One of the true heroes of the book is, in my opinion, the good John Rowlands, a man who knows Will is an Old One, and wants to help the Light, but doesn't really want to know what's going on. He acts nobly and well throughout. He is called to make a decision that will affect the Light's ability to vanquish the Dark, and he does so in an admirably well-reasoned way, and with great personal sacrifice. He also steps in at THE critical moment in the battle between the Light and the Dark, allowing Bran to cut the silver on the tree. And yet none of the reviews I've found thus far really focus on this good-hearted soul who repeatedly does what he can to protect the children he's grown fond of (from jumping in the water to standing by the tree). So here's to you, John Rowlands!

Silver on the Tree is far more disorienting than any of the other books, or perhaps than all of them put together. There's a lot of time-slippage, as I already mentioned, and a lot of Arthurian and Welsh history and folklore, only some of which will be familiar to the readers, and there's a lot of whirling, swirling goings-on that are hard to get a clear handle on. The text can literally make your head spin, so that you experience the confusion and pandemonium that the characters are undergoing. Which is, on the one hand, a great bit of writing and a nice trick, and is, on the other hand, a bit confuzzling and potentially bewildering. Also, there's a lot more "big words" in this book. More eloquently written passages, more lyrical examinations of the mental conditions of the characters in the book, etc. , but it's interspersed between action passages. The result is that it reads like an adventure/quest interrupted by esoteric ruminations. That sounds like a negative criticism, probably, but I didn't mean it to be -- I quite enjoyed the book, although I think it's "higher" literature than the other four books because of the bigger philosophical/theological/ideological issues and whatnot raised in the book.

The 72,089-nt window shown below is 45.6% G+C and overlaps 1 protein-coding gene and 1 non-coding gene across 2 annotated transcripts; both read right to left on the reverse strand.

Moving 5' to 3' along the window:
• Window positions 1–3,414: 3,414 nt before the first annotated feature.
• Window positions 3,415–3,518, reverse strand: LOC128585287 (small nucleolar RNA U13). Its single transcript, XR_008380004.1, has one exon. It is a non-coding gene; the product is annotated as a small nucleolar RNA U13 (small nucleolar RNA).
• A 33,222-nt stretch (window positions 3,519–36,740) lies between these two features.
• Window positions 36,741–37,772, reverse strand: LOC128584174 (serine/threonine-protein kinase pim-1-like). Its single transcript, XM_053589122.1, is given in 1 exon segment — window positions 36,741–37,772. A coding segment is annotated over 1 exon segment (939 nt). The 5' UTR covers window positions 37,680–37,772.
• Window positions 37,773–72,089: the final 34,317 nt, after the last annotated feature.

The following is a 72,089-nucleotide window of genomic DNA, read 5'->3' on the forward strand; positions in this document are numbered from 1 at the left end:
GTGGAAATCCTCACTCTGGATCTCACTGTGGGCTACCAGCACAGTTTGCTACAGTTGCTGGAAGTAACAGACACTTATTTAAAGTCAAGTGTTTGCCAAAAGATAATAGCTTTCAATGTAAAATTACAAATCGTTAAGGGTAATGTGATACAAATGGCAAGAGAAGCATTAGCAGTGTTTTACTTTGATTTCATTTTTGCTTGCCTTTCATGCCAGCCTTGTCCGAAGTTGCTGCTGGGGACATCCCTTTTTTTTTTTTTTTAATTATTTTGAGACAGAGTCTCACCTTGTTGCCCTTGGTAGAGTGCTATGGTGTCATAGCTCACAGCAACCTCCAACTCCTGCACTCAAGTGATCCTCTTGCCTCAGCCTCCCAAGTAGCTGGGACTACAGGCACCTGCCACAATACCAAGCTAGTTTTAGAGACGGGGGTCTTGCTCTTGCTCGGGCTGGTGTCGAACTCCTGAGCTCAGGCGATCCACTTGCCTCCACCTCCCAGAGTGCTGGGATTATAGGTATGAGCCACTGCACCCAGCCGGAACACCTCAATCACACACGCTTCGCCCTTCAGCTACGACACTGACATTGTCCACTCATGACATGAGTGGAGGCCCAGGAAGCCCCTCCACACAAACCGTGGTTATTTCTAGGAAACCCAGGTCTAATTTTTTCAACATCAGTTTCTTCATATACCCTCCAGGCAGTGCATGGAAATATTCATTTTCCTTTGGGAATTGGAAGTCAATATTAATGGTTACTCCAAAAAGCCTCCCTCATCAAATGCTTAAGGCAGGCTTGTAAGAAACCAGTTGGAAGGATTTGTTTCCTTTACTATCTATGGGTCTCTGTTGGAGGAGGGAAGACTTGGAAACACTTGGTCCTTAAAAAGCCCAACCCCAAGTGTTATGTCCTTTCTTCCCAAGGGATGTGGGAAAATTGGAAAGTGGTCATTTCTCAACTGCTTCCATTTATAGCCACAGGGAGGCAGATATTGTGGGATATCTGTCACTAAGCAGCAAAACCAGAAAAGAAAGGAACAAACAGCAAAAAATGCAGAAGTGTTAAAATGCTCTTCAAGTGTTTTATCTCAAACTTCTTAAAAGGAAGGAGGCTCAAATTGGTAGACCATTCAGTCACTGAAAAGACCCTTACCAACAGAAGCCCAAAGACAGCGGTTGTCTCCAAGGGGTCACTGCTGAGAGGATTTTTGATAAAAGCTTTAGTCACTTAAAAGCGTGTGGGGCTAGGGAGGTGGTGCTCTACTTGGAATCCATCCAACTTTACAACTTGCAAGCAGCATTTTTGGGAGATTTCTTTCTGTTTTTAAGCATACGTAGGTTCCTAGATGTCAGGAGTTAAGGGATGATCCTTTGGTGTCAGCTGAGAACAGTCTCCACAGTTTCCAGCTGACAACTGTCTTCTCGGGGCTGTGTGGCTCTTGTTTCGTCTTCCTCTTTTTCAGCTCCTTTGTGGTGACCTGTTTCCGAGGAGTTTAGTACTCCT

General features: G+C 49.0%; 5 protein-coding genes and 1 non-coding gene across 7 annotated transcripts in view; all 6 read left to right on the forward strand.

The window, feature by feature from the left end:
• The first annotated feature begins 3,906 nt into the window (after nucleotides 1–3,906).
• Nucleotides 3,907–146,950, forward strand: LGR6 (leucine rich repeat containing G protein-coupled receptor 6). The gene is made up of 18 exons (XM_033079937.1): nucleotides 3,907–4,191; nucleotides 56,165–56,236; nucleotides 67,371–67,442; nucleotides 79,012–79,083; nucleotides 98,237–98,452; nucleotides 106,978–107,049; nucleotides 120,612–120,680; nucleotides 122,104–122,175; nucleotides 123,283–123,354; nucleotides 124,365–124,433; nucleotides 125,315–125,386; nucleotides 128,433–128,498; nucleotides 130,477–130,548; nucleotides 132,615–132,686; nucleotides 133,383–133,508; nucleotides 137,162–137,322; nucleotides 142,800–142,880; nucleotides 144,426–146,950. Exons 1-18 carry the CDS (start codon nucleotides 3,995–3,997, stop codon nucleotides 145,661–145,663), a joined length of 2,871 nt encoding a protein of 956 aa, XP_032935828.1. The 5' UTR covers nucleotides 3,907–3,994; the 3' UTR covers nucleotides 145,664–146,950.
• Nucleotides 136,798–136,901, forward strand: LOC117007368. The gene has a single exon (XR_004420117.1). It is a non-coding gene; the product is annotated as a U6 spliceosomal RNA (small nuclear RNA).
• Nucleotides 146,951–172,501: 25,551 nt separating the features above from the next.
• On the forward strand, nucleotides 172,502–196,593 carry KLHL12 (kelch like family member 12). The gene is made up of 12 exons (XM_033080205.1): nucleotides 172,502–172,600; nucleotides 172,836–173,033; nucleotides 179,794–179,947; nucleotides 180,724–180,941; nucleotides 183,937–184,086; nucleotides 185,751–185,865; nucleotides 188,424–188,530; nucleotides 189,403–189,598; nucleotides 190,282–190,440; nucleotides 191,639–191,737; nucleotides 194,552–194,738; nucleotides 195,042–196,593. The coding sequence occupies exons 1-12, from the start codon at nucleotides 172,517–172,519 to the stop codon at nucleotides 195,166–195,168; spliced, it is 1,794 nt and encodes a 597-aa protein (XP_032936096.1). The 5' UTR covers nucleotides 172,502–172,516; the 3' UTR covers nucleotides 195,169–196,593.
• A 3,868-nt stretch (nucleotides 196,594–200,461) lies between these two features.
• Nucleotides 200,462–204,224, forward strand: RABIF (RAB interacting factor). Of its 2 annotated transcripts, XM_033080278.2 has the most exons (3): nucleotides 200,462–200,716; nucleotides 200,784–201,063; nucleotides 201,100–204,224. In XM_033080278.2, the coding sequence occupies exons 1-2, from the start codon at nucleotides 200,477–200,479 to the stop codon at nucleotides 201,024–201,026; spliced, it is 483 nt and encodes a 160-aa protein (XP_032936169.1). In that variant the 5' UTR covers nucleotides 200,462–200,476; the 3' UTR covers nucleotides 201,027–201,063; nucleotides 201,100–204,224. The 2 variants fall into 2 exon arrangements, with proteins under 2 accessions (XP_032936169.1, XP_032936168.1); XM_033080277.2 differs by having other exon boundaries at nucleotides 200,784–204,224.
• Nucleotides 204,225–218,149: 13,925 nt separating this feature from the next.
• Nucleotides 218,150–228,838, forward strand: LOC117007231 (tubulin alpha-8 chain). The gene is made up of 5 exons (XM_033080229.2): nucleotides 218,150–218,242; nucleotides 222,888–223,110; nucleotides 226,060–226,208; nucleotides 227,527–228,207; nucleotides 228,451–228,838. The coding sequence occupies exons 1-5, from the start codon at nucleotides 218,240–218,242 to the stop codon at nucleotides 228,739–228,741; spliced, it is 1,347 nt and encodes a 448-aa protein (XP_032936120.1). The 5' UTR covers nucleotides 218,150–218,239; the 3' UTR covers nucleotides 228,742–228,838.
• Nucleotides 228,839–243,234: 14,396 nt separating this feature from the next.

I very much enjoyed the time in the Lost Land, a place of Wild Magic. It included a mirrored maze, a beautiful fountain, a hideous horse skeleton-beast and more. And it was creepy and beautiful and wonderful and wild. And the people of the Land were noble and good and true (a series of qualities that we've seen in some of these books before). And as I already mentioned, I loved Gwion, also known as Taliesen. Taliesen, I have learned, is the earliest known Welsh poet, and the namesake for a home designed by Frank Lloyd Wright in Wisconsin. Again, I digress.

As a writer who sometimes has a down day, I was particularly taken with this description of the King of the Lost Land, now living in a "paralyzing melancholy":

"So the Dark did a simple thing," he said. "They showed the maker of the sword his own uncertainty and fear. Fear of having done the wrong thing -- fear that having done this one great thing, he would never again be able to accomplish anything of great worth -- fear of age, of insufficiency, of unmet promise. All such endless fears, that are the doom of people given the gift of making, and lie always somewhere in their minds."

It sounds like several of my writing friends, and probably like several of yours as well. Having completed a book/sold a book/won an award for a book, they sit in fear that they cannot write/sell one again, ever. Fight the Dark, my friends. You can do it, even without 6 signs, 7 riders, and a crystal sword.

Here endeth the sequence.